Leadership Transition Carries Big Salary Boost!

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May 15, 2011; Source: Pensacola News Journal | The Pensacola Habitat for Humanity has a health operating budget of $11 million per year but until just recently its executive salary was a very reasonable $0. Betty Salter, a 78-year-old former teacher, led the organization since 1987 as a volunteer. The board expects that it will have to pay its next executive as much as $100,000 to lead this organization which started building 3 houses per year for low income people and now builds 45 houses each year. We find it unfortunate that the tone of this article emphasizes a need for a higher level of business acumen for nonprofit leadership jobs that are opening. There are other characteristics that are equally as important as a “good business resume.” But this is now the dominant narrative in some communities.—Ruth McCambridge

  • Patrick Bell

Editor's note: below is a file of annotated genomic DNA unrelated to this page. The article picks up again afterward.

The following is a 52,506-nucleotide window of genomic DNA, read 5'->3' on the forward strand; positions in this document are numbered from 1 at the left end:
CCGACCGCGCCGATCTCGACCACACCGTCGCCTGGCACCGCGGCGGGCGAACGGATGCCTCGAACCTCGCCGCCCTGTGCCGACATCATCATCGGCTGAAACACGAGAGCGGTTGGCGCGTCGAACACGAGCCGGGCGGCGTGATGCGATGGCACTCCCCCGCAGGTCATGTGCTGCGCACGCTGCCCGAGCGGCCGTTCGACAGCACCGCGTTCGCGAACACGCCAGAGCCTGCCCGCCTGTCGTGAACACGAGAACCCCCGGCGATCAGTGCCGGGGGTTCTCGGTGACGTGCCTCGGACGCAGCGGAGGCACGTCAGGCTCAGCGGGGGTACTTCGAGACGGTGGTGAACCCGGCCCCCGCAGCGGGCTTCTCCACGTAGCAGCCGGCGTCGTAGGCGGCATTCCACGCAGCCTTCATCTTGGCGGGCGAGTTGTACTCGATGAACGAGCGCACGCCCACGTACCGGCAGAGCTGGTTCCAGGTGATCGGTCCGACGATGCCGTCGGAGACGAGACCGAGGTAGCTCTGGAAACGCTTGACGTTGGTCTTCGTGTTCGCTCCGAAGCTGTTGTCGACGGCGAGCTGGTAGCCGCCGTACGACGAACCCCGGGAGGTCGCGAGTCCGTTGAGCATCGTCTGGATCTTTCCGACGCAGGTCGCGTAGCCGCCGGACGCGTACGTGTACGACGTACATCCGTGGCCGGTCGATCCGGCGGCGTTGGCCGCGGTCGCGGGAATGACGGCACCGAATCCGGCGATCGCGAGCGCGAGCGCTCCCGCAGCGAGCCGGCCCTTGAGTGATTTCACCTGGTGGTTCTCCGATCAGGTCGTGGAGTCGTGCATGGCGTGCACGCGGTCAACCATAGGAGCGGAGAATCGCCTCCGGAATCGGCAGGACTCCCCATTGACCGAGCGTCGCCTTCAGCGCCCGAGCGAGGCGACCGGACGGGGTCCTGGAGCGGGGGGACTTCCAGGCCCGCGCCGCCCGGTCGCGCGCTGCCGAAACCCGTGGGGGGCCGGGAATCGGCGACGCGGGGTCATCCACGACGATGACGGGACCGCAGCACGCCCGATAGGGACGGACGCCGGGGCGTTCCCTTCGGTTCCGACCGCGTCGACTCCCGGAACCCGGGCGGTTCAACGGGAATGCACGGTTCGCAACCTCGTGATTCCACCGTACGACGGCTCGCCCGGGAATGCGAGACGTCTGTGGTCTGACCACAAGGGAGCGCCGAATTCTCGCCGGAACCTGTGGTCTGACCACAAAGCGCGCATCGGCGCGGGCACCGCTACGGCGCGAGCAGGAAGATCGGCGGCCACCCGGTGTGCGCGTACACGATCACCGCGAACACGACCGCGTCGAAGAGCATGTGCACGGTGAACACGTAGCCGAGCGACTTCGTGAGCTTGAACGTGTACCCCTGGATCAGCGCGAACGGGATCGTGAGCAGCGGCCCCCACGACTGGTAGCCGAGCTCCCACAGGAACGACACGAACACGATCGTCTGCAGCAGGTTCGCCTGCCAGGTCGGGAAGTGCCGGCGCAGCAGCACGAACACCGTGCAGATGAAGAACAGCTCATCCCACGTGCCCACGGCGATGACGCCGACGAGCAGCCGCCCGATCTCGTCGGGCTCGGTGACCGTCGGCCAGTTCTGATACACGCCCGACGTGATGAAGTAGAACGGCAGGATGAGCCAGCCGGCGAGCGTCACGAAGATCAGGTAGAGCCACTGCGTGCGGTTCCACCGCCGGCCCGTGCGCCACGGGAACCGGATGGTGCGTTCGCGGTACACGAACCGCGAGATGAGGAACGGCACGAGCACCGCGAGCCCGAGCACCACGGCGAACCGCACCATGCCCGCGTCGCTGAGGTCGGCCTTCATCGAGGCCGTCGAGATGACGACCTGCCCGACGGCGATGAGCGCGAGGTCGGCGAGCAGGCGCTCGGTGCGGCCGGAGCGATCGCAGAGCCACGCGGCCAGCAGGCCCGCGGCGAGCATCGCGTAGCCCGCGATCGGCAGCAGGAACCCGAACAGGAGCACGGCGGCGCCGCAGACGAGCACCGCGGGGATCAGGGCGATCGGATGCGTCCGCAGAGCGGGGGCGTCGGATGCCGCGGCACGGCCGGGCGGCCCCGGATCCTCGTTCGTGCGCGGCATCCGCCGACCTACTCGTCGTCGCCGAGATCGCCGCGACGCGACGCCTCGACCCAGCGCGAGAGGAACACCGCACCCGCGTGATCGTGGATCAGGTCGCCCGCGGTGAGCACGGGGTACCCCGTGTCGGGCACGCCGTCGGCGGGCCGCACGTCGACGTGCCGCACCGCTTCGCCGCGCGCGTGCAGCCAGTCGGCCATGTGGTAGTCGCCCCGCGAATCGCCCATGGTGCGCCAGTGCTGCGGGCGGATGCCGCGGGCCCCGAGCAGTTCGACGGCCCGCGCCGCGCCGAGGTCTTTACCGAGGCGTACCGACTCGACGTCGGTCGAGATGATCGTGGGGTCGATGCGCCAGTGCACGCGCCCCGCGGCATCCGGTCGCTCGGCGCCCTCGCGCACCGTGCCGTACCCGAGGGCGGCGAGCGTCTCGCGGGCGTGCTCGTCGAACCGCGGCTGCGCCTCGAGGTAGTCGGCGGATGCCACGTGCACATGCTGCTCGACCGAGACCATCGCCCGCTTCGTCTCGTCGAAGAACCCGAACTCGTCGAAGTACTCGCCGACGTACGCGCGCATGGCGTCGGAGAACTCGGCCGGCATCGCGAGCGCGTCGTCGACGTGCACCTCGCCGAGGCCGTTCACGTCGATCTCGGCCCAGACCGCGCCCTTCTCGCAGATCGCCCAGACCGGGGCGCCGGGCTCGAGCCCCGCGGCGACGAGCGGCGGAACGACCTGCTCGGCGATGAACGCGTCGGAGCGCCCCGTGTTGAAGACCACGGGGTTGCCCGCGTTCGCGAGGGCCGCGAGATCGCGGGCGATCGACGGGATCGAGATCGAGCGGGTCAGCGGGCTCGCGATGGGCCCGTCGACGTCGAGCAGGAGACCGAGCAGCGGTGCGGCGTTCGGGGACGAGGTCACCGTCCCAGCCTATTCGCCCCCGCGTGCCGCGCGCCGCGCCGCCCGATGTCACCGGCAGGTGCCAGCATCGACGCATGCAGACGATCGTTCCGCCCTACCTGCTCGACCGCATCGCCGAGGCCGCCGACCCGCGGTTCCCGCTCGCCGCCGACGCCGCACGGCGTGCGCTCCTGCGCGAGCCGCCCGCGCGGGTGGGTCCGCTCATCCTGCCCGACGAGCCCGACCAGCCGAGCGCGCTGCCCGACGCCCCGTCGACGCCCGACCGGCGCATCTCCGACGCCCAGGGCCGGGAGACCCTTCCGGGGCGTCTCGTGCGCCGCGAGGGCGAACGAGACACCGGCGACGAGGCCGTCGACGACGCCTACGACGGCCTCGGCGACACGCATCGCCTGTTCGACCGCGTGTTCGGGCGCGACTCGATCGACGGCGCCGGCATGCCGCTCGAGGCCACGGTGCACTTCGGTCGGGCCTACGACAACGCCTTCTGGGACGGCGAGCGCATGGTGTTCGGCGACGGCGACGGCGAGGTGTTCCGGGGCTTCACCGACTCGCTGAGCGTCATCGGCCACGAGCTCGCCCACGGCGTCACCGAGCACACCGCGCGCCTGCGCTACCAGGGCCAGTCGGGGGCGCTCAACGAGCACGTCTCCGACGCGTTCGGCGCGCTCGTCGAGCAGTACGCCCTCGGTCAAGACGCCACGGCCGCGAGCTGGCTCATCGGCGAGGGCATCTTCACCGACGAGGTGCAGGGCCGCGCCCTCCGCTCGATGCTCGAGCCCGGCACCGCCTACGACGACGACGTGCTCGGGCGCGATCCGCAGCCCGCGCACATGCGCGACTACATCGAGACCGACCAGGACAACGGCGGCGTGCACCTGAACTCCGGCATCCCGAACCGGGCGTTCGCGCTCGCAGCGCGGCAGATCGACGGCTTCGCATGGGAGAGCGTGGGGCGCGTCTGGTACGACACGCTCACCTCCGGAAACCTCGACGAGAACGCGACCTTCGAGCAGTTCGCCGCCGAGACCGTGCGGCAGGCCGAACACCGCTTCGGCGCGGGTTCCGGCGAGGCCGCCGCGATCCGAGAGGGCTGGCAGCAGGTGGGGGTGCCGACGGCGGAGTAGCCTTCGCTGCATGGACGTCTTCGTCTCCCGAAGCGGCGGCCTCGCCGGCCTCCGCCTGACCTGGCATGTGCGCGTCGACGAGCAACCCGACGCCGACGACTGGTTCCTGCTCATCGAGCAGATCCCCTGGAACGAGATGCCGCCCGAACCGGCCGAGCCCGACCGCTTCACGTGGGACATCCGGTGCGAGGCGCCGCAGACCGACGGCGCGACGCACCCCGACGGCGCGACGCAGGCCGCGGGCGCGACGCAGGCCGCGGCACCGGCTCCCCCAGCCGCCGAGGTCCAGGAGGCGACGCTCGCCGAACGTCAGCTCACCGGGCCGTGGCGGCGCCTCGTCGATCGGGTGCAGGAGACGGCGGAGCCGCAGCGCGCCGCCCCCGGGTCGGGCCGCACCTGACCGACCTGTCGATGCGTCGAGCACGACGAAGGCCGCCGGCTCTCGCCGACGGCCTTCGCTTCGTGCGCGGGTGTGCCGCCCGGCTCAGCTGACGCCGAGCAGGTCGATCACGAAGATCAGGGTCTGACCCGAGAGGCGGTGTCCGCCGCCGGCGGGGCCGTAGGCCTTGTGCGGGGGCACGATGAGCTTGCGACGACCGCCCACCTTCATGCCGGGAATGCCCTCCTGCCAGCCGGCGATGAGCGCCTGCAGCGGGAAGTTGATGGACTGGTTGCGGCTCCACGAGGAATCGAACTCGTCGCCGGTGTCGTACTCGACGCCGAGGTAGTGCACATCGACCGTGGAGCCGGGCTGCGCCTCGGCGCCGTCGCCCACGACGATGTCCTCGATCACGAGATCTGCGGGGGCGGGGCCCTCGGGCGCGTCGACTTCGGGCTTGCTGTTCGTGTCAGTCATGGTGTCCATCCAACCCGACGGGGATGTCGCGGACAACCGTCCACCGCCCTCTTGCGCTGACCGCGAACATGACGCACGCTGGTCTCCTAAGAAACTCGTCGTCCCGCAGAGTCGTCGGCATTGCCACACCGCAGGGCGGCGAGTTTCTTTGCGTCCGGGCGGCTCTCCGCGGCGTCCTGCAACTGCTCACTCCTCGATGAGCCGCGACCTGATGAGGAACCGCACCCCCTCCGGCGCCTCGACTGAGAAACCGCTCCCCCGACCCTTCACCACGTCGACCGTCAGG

The article from Florida reads, in part, “They know that to go to the next level, the organization needs to hire a person with management skills, business smarts and leadership abilities. And those folks usually don’t work for free.” The implication being that the previous ED may have lacked these skills and abilities. Besides being insulting to someone who built the capacity of the local Habitat from 3 houses to 45 houses per year, nothing is mentioned of commitment to the mission. The dominant narrative should really be about the dual (or triple) bottom line. Sustainability is both about mission and margin!

  • Rebekah Basinger

    Wonderfully stated, Patrick. This article not only demeans the wonderful, generous service of the previous executive director, it makes folks with business savy sound completely devoid of a philanthropic spirit and tone-deaf to the sound of the organization’s mission. I don’t believe either is true.